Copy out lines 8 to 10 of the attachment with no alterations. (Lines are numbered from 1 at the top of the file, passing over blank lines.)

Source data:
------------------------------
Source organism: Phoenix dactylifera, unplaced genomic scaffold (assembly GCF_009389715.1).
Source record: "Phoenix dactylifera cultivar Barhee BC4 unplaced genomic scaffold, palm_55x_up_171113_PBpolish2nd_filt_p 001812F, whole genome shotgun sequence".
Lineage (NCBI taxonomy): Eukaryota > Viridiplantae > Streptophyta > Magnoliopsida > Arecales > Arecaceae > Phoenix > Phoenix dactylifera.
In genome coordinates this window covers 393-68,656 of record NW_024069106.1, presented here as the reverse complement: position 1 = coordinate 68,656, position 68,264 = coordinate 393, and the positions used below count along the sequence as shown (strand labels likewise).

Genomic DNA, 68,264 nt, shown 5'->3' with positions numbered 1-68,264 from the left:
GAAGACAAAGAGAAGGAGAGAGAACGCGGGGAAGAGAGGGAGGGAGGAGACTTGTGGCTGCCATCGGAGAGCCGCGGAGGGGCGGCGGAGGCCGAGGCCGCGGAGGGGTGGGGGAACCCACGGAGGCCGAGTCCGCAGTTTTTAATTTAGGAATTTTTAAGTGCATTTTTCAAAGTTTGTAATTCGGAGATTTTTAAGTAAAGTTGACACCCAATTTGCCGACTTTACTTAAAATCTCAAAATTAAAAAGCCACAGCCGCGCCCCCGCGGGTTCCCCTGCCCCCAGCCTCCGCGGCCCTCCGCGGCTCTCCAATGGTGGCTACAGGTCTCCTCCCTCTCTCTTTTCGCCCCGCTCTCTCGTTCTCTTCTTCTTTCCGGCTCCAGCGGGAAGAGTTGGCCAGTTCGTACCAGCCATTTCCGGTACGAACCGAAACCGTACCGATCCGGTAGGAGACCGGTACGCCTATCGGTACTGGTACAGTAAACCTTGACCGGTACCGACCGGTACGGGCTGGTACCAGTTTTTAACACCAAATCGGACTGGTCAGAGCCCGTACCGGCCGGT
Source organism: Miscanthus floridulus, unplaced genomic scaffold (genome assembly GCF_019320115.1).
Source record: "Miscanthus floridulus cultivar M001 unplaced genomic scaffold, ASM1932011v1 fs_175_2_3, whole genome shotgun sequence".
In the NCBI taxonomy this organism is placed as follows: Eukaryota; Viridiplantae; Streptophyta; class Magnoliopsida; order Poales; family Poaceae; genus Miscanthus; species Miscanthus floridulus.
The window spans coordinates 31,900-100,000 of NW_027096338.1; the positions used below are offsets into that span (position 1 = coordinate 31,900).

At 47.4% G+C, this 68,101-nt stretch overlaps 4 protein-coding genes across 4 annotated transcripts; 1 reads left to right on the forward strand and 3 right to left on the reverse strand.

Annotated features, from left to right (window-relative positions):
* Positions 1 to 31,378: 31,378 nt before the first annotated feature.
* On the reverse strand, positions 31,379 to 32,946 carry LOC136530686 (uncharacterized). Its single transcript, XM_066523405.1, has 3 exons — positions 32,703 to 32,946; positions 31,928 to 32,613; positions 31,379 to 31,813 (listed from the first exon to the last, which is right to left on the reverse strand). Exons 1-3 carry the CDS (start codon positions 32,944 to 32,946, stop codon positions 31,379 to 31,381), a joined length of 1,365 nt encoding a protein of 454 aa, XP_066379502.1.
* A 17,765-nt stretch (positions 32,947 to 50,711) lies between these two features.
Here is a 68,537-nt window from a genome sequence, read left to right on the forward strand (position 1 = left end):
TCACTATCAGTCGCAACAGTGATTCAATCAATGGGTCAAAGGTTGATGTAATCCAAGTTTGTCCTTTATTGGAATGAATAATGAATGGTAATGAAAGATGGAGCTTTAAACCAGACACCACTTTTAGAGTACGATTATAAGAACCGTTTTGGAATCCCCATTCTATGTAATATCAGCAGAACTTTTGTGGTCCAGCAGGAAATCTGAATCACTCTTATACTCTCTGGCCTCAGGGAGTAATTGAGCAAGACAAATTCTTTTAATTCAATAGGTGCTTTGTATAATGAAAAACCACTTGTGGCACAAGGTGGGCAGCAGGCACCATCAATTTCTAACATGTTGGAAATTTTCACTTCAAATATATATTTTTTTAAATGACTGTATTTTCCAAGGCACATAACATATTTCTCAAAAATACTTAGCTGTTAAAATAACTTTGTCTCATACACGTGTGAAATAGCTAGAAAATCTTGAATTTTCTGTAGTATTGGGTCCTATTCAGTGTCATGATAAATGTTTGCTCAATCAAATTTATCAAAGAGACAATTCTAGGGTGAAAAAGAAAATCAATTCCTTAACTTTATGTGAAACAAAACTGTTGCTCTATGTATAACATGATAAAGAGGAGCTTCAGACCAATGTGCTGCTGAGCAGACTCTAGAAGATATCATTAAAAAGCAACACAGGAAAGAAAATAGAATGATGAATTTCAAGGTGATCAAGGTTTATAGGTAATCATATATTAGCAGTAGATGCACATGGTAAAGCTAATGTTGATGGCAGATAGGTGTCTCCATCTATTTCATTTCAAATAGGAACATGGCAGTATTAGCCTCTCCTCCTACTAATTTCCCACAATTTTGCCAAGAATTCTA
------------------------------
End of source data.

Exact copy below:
Source record: "Miscanthus floridulus cultivar M001 unplaced genomic scaffold, ASM1932011v1 fs_175_2_3, whole genome shotgun sequence".
In the NCBI taxonomy this organism is placed as follows: Eukaryota; Viridiplantae; Streptophyta; class Magnoliopsida; order Poales; family Poaceae; genus Miscanthus; species Miscanthus floridulus.
The window spans coordinates 31,900-100,000 of NW_027096338.1; the positions used below are offsets into that span (position 1 = coordinate 31,900).